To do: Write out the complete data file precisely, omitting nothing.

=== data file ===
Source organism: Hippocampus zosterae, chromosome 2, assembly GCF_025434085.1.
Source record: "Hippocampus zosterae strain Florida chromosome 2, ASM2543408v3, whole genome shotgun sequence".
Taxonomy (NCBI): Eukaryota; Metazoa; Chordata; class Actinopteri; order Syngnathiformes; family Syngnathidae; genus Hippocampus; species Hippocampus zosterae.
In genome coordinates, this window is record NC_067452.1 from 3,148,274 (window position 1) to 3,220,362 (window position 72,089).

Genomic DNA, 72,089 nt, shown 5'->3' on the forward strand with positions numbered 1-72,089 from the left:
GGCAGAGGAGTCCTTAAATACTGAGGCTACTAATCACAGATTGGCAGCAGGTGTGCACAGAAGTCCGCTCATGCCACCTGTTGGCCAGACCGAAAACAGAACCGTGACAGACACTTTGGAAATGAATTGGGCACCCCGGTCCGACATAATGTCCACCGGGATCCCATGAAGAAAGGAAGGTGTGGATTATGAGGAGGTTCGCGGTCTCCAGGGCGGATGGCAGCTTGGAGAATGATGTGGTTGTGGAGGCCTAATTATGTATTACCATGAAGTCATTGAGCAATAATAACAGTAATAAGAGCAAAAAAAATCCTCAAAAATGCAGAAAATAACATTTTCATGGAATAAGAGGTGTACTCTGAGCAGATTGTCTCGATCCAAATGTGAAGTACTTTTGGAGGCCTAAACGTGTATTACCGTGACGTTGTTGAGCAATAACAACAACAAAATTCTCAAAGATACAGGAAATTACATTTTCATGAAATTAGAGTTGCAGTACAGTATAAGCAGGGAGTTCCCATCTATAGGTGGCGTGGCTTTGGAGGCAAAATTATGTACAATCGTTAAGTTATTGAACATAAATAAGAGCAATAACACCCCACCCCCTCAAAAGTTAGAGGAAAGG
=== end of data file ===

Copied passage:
Source organism: Hippocampus zosterae, chromosome 2, assembly GCF_025434085.1.
Source record: "Hippocampus zosterae strain Florida chromosome 2, ASM2543408v3, whole genome shotgun sequence".
Taxonomy (NCBI): Eukaryota; Metazoa; Chordata; class Actinopteri; order Syngnathiformes; family Syngnathidae; genus Hippocampus; species Hippocampus zosterae.
In genome coordinates, this window is record NC_067452.1 from 3,148,274 (window position 1) to 3,220,362 (window position 72,089).

Genomic DNA, 72,089 nt, shown 5'->3' on the forward strand with positions numbered 1-72,089 from the left:
GGCAGAGGAGTCCTTAAATACTGAGGCTACTAATCACAGATTGGCAGCAGGTGTGCACAGAAGTCCGCTCATGCCACCTGTTGGCCAGACCGAAAACAGAACCGTGACAGACACTTTGGAAATGAATTGGGCACCCCGGTCCGACATAATGTCCACCGGGATCCCATGAAGAAAGGAAGGTGTGGATTATGAGGAGGTTCGCGGTCTCCAGGGCGGATGGCAGCTTGGAGAATGATGTGGTTGTGGAGGCCTAATTATGTATTACCATGAAGTCATTGAGCAATAATAACAGTAATAAGAGCAAAAAAAATCCTCAAAAATGCAGAAAATAACATTTTCATGGAATAAGAGGTGTACTCTGAGCAGATTGTCTCGATCCAAATGTGAAGTACTTTTGGAGGCCTAAACGTGTATTACCGTGACGTTGTTGAGCAATAACAACAACAAAATTCTCAAAGATACAGGAAATTACATTTTCATGAAATTAGAGTTGCAGTACAGTATAAGCAGGGAGTTCCCATCTATAGGTGGCGTGGCTTTGGAGGCAAAATTATGTACAATCGTTAAGTTATTGAACATAAATAAGAGCAATAACACCCCACCCCCTCAAAAGTTAGAGGAAAGG